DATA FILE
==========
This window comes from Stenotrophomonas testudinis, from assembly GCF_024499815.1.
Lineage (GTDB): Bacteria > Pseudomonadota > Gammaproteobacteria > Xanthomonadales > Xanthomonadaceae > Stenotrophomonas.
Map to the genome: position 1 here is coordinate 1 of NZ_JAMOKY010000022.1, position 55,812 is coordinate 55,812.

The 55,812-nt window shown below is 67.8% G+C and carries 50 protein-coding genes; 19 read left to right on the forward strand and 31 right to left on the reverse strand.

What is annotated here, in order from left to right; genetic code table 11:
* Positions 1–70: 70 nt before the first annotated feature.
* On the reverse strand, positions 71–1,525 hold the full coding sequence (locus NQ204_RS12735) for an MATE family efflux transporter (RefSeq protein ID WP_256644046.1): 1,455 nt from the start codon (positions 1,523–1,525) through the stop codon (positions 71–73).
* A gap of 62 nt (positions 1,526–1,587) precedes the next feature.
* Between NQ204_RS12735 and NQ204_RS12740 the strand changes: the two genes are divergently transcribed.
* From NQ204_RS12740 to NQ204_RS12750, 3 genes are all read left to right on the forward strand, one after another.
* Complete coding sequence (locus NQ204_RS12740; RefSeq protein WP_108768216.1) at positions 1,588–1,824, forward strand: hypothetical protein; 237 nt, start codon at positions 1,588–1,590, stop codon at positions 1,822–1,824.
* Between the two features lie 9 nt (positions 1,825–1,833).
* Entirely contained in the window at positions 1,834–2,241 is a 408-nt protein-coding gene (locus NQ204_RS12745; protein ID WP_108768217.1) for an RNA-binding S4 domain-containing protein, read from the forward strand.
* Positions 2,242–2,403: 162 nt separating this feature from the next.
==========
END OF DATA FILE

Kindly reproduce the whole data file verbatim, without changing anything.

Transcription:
This window comes from Stenotrophomonas testudinis, from assembly GCF_024499815.1.
Lineage (GTDB): Bacteria > Pseudomonadota > Gammaproteobacteria > Xanthomonadales > Xanthomonadaceae > Stenotrophomonas.
Map to the genome: position 1 here is coordinate 1 of NZ_JAMOKY010000022.1, position 55,812 is coordinate 55,812.

The 55,812-nt window shown below is 67.8% G+C and carries 50 protein-coding genes; 19 read left to right on the forward strand and 31 right to left on the reverse strand.

What is annotated here, in order from left to right; genetic code table 11:
* Positions 1–70: 70 nt before the first annotated feature.
* On the reverse strand, positions 71–1,525 hold the full coding sequence (locus NQ204_RS12735) for an MATE family efflux transporter (RefSeq protein ID WP_256644046.1): 1,455 nt from the start codon (positions 1,523–1,525) through the stop codon (positions 71–73).
* A gap of 62 nt (positions 1,526–1,587) precedes the next feature.
* Between NQ204_RS12735 and NQ204_RS12740 the strand changes: the two genes are divergently transcribed.
* From NQ204_RS12740 to NQ204_RS12750, 3 genes are all read left to right on the forward strand, one after another.
* Complete coding sequence (locus NQ204_RS12740; RefSeq protein WP_108768216.1) at positions 1,588–1,824, forward strand: hypothetical protein; 237 nt, start codon at positions 1,588–1,590, stop codon at positions 1,822–1,824.
* Between the two features lie 9 nt (positions 1,825–1,833).
* Entirely contained in the window at positions 1,834–2,241 is a 408-nt protein-coding gene (locus NQ204_RS12745; protein ID WP_108768217.1) for an RNA-binding S4 domain-containing protein, read from the forward strand.
* Positions 2,242–2,403: 162 nt separating this feature from the next.